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How Dangerous Are Scorpions?

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My husband and I were conducting our final walk-through of our soon-to-be beautiful new home. After almost a year of looking, we were excited to find a perfect match for our family of five and ready to move in. As we smiled, took room measurements and imagined our family making memories in this new home, we unexpectedly discovered that the house was already occupied. My husband stopped as he noticed a “stain” on the carpet. He bent down closer to examine it and realized that it was actually a scorpion and it was alive. We found one more live scorpion in a different room. The thought of their four sets of creepy legs, two pincer claws and the venom bulb at the end of their tail made my skin crawl. I was sick to my stomach each time I looked at my sweet boys and pictured them playing in the spots that we found the scorpions. After agonizing over the decision of walking away from our beautiful new home, we ultimately pulled out of the sale and lost money to do so.

Here are just some of the haunting facts that I have found about scorpions.
1. Scorpions are active and feed at night. They typically eat spiders, insects and sometimes, each other.
2. Scorpions live and hide under rocks, wood, crawl spaces, and such areas. They typically hide during the day. If you suspect there are scorpions in your house, always check shoes before putting them on and all towels or articles of clothing.
3. If you live in an area where there is a lot of construction, you may be more likely to find scorpions inside because their outdoor habitat has been disturbed.
4. They can live for months on just water. Because they are looking for water, you may find them in or under sinks, tubs or pools.
5. Scorpions will sting when disturbed. Getting stung is painful and can be extremely dangerous if you have an allergic reaction. Scorpion stings can be deadly for children under six, older adults and anyone with an allergy to the venom.
If you live in an area where scorpions could be found and are looking to buy a new house, do your research before purchasing your new home. Ask the neighbors if they have scorpions.

Add a Comment3 Comments

Wow, this is really creepy! I just relocated to an area that actually has scorpions (being from the frozen North I've never even encountered them before! So now I'm looking for scorpion control that doesn't use lots of chemicals as I'm so sensitive! Thanks!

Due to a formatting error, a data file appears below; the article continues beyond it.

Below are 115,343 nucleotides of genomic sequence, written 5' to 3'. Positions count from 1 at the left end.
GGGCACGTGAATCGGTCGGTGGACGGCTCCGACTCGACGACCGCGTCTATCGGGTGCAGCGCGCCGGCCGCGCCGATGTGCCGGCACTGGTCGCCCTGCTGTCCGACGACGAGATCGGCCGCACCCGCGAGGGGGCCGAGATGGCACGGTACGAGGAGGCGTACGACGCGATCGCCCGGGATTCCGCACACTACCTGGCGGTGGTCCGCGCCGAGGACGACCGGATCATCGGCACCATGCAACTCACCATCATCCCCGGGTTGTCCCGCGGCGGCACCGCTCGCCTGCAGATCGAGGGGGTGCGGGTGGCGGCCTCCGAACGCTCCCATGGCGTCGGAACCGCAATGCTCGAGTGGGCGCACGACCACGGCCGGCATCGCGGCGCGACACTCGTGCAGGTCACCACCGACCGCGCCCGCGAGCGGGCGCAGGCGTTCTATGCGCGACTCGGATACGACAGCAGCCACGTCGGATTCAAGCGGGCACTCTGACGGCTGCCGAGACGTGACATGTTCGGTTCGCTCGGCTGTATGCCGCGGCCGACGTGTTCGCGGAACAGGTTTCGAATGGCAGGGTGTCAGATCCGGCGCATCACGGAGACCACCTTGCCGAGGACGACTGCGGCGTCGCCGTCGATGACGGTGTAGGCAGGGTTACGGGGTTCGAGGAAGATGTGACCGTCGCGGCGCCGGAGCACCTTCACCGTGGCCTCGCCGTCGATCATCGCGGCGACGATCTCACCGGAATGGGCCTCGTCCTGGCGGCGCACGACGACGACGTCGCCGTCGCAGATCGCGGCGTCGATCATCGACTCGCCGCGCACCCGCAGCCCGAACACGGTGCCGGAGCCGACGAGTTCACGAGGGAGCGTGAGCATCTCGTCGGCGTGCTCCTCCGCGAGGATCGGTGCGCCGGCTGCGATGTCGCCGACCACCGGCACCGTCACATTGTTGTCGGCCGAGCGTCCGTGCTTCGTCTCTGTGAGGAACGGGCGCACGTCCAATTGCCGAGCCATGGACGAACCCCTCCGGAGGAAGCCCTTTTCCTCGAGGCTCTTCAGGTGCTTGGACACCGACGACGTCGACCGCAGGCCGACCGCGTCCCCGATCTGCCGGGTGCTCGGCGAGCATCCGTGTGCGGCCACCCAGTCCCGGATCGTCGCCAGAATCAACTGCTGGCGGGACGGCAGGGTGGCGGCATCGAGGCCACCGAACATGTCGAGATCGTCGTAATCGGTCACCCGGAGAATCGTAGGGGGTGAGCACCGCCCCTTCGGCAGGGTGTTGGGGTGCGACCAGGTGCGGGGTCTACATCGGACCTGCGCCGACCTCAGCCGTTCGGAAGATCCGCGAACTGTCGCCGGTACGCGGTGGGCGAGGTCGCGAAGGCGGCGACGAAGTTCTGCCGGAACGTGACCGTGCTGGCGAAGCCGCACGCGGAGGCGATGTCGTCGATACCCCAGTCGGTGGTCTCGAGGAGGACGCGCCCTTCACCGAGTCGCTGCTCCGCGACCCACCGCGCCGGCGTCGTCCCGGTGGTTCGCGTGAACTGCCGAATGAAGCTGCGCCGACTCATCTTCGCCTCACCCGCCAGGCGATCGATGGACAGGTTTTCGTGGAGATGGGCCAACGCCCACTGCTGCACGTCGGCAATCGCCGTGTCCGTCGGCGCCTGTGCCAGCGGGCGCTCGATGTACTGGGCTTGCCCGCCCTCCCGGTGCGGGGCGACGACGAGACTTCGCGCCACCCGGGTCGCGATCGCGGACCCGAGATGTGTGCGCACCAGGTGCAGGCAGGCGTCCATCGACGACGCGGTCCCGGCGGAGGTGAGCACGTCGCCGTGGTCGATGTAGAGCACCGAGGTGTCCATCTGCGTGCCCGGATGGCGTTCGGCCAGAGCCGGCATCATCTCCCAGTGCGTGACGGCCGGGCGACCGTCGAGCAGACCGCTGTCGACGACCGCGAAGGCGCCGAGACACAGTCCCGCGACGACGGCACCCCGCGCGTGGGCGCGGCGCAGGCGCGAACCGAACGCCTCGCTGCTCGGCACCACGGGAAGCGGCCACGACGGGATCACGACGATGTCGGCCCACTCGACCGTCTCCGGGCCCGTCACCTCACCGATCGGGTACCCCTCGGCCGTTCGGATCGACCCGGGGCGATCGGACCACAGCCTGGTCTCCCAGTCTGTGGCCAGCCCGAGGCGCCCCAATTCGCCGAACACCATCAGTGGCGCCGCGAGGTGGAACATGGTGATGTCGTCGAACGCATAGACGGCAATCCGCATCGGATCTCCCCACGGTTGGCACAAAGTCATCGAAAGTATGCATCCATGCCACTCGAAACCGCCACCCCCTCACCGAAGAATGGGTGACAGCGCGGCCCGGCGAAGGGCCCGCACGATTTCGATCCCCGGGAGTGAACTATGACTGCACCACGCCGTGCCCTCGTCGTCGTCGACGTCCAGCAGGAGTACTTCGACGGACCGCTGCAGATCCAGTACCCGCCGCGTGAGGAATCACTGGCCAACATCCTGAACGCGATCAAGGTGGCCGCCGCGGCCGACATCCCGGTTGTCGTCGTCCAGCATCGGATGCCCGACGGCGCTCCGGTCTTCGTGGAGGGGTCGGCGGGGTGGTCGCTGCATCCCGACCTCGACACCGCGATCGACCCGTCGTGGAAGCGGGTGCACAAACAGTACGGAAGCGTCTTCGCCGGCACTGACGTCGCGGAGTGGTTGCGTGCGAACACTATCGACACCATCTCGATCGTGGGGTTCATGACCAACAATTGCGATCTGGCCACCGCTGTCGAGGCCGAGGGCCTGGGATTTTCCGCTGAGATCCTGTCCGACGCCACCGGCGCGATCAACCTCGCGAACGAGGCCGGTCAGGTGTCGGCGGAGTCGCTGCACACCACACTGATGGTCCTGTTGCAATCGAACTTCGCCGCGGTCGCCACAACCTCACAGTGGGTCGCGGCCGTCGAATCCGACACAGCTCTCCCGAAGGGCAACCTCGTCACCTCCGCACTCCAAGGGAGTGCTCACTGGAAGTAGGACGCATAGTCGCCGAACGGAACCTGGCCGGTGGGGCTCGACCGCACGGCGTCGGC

February 27, 2013 - 5:53pm
Expert HERWriter Guide Blogger

Susan - What an interesting post, thanks for sharing your experiences.

While scorpions may be feared, they're also fascinating. The Cooperative Extension service at the College of Agriculture & Life Sciences at the University of Arizona has a lot of information about them. According to their website:

The venom of scorpions is used for both prey capture, defense and possibly to subdue mates. All scorpions do possess venom and can sting, but their natural tendencies are to hide and escape. Scorpions can control the venom flow, so some sting incidents are venomless or only mild envenomations. Scorpion venoms are complex mixtures of neurotoxins (toxins which affect the victim's nervous system) and other substances; each species has a unique mixture. Despite their bad reputation, only one species in the western U.S. (the bark scorpion, Centruroides exilicauda) and about 25 others worldwide have venom potent enough to be considered dangerous to humans.

The world's most dangerous scorpions live in North Africa and the Middle East (species in the genera Androctonus, Buthus, Hottentotta, Leiurus), South America (Tityus), India (Mesobuthus), and Mexico (Centruroides). In some of these areas, scorpion stings may be a significant cause of death, but reliable data on human mortality are not readily available. Some studies suggest typical mortality rates up to about 4% in hospital cases, with children and the elderly being most susceptible. Death by scorpion sting, if it occurs, is the result of heart or respiratory failure some hours after the incident. During the 1980's Mexico averaged about 800 deaths each year. However, in the past 20 years there have been no reported fatalities in the US due to scorpion stings.

About 40-60 species occur in Arizona, although many are undescribed. The bark scorpion (Centruroides exilicauda) is the only species in Arizona of medical importance. The venom of the bark scorpion may produce severe pain (but rarely swelling) at the site of the sting, numbness, frothing at the mouth, difficulties in breathing (including respiratory paralysis), muscle twitching, and convulsions. Death is rare, especially in more recent times. Antivenin is available for severe cases. Certain people, however, may be allergic to the venom and can experience life-threatening side effects when stung (as occurs with bee stings). No cases of anaphylaxis have been reported in Arizona.

You can find the full text here: http://ag.arizona.edu/pubs/insects/az1223/

May 14, 2010 - 5:50pm
(reply to Pat Elliott)

Thanks for the additional information Pat!

May 14, 2010 - 7:44pm
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We value and respect our HERWriters' experiences, but everyone is different. Many of our writers are speaking from personal experience, and what's worked for them may not work for you. Their articles are not a substitute for medical advice, although we hope you can gain knowledge from their insight.


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